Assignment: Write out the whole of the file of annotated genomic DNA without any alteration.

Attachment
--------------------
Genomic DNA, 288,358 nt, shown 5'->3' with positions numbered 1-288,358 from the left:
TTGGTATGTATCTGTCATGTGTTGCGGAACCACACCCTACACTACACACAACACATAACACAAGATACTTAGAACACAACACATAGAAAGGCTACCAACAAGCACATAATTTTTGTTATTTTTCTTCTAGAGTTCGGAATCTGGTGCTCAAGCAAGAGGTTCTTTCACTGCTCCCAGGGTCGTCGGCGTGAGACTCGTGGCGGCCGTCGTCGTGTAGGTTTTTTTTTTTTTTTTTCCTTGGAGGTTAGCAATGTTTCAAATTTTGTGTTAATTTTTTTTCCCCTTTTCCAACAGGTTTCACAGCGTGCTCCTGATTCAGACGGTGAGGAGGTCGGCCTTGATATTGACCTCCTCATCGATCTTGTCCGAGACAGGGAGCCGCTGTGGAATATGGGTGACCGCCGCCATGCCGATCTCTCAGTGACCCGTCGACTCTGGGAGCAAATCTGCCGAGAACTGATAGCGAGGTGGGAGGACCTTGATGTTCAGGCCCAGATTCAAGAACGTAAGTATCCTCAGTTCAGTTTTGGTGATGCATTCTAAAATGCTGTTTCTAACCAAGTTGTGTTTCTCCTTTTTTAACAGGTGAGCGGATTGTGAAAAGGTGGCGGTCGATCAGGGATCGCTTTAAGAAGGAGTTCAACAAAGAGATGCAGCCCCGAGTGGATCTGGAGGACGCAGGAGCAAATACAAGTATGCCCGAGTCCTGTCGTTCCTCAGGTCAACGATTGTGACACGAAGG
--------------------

Genomic DNA, 288,358 nt, shown 5'->3' with positions numbered 1-288,358 from the left:
TTGGTATGTATCTGTCATGTGTTGCGGAACCACACCCTACACTACACACAACACATAACACAAGATACTTAGAACACAACACATAGAAAGGCTACCAACAAGCACATAATTTTTGTTATTTTTCTTCTAGAGTTCGGAATCTGGTGCTCAAGCAAGAGGTTCTTTCACTGCTCCCAGGGTCGTCGGCGTGAGACTCGTGGCGGCCGTCGTCGTGTAGGTTTTTTTTTTTTTTTTTCCTTGGAGGTTAGCAATGTTTCAAATTTTGTGTTAATTTTTTTTCCCCTTTTCCAACAGGTTTCACAGCGTGCTCCTGATTCAGACGGTGAGGAGGTCGGCCTTGATATTGACCTCCTCATCGATCTTGTCCGAGACAGGGAGCCGCTGTGGAATATGGGTGACCGCCGCCATGCCGATCTCTCAGTGACCCGTCGACTCTGGGAGCAAATCTGCCGAGAACTGATAGCGAGGTGGGAGGACCTTGATGTTCAGGCCCAGATTCAAGAACGTAAGTATCCTCAGTTCAGTTTTGGTGATGCATTCTAAAATGCTGTTTCTAACCAAGTTGTGTTTCTCCTTTTTTAACAGGTGAGCGGATTGTGAAAAGGTGGCGGTCGATCAGGGATCGCTTTAAGAAGGAGTTCAACAAAGAGATGCAGCCCCGAGTGGATCTGGAGGACGCAGGAGCAAATACAAGTATGCCCGAGTCCTGTCGTTCCTCAGGTCAACGATTGTGACACGAAGG